The Case of Monogamy

42% of marriages end in divorce in the United Kingdom. This is, admittedly, a concerning statistic. Grown adults who gave vows, and promises, to each other and committed to emotionally love only their significant other find that they cannot bear such a relationship. The childhood dream that they would ‘live happily ever after with one true soulmate’ proves to be just that: a dream. A common factor of these marriages is that they were centered around a socially monogamous relationship, something that should raise more concern than what society attributes. A concern that fairly highlights the issues of socially monogamous relationships and raises a taboo alternative, polygamy.​

Of those marriages, adultery can be attributed as the reason of divorce to more than halfof the cases. The truth is, for many of these couples, their relationship is too restrictive. They involve a number of assumptions regarding the nature of their relationship. Any partner in the relationship would spend their lives testing the idea of the ‘significant other’. This includes engaging in intimate relationships, having different sexual partners, and going on dates and flirting. What happens then, in the beginning of a relationship, is that each party has to give away its old lifestyle and focus solely on its one, and only, partner in a manner potentially described as egoistic. Suddenly, humans have to suppress their sexual and emotional animal instincts, and feelings, for a number of different people and devote them entirely, for life, to one and only person; one that is portrayed as the perfect and true soulmate.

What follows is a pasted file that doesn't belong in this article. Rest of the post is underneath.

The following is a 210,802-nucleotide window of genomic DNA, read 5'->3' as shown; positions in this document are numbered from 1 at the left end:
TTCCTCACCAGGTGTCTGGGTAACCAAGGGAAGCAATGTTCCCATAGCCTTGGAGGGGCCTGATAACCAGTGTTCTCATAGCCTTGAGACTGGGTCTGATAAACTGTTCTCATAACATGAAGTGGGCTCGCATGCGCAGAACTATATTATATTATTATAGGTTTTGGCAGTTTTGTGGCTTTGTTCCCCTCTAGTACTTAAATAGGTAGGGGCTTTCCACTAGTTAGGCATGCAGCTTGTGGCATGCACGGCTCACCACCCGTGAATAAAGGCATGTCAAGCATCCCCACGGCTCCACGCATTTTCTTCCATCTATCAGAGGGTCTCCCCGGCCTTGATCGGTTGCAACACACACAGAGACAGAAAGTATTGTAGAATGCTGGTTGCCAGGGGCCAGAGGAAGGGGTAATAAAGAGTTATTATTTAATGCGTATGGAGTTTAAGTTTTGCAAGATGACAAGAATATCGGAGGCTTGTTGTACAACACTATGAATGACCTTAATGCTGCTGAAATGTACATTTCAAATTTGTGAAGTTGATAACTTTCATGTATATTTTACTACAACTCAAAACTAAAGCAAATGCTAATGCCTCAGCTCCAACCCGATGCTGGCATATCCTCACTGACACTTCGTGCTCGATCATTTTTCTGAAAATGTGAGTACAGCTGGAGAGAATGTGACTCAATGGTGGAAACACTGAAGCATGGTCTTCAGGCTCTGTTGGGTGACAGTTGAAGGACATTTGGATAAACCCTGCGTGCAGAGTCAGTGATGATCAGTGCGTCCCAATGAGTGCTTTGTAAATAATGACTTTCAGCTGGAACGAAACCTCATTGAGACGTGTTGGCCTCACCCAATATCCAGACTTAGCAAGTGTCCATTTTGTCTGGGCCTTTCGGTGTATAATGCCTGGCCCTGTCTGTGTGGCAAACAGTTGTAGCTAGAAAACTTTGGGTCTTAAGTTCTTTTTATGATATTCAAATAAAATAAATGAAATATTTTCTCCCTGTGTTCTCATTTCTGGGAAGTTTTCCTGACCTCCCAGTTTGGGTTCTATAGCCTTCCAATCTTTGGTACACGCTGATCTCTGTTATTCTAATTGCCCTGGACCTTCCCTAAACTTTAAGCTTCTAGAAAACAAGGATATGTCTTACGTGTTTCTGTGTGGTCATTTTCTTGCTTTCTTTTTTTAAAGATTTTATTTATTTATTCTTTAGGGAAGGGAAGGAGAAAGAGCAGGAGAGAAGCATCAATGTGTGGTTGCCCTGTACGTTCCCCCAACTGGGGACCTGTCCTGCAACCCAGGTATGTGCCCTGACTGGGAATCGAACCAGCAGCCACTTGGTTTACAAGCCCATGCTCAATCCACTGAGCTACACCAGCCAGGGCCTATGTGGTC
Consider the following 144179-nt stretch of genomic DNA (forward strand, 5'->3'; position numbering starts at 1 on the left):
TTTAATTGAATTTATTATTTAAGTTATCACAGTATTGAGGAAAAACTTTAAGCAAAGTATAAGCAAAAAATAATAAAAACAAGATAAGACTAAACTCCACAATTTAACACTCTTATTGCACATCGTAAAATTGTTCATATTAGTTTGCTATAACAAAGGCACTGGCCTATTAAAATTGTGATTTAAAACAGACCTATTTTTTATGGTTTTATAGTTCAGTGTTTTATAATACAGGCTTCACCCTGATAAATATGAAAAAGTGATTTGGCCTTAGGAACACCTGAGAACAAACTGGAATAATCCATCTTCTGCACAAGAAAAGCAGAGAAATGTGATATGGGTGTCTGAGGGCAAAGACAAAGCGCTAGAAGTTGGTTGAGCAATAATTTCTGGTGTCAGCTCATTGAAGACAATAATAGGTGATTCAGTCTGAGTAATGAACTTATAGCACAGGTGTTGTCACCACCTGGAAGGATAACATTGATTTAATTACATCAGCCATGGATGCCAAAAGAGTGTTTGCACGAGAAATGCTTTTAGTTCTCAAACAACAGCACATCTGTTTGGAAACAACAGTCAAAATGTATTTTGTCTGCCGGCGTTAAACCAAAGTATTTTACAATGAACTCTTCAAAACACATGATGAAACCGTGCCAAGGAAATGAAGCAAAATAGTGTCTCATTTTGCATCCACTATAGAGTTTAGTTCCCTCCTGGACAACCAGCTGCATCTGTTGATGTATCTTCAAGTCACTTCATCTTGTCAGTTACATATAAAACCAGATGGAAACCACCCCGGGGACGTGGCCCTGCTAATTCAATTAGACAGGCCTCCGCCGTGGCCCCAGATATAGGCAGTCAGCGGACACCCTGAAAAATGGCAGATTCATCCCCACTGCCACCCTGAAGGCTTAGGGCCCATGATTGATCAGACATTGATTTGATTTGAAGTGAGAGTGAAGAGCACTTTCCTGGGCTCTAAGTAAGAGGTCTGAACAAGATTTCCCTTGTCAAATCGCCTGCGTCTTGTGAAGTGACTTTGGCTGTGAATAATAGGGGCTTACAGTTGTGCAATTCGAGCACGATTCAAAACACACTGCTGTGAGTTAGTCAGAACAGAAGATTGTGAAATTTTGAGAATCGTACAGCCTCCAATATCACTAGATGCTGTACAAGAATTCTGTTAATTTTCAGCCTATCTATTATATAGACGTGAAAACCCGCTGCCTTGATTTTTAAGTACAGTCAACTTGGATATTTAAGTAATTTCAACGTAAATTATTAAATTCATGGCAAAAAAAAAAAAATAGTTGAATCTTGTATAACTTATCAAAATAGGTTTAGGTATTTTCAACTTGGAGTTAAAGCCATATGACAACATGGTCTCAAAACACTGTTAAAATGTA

Were human romantic relationships always monogamous? In short, no. As a matter of fact, we know that early modern men used to have intimate relationships with multiple women; that is, they practiced polygyny . We know this because of sexual dimorphism: the body characteristics that differentiate males and females that can determine mating behaviour. In monogamous societies, there is no competition between access to mates and as a result no one of the two sexes grow to be morphologically different than the other. However, it has been argued that this was not the case with early modern humans. What is more, the testes size also plays a role. Because of sperm competition, males who have bigger testes can produce more sperm and have an advantage in impregnating females. Supported by this theory, studies have shown that humans are biologically semi-promiscuous.

Before, humans would only come together to mate as family was not a socially developed concept yet. So, what caused this major shift from polygamy to monogamy as we know it today? Anthropologists and archaeologists do not agree on the beginning of this shift but we can certainly say that the agricultural revolution greatly boosted it. As the concept of property arose, and also the realization of land as a finite resource, humans, rather than migrating from place to place they remained in one place for a long time, in some cases for their whole life, for the first time in history. In this way, social bonds between society members started to emerge, amongst them marriage and family. Of course, it is much easier to control properties and resources in a socially monogamous environment.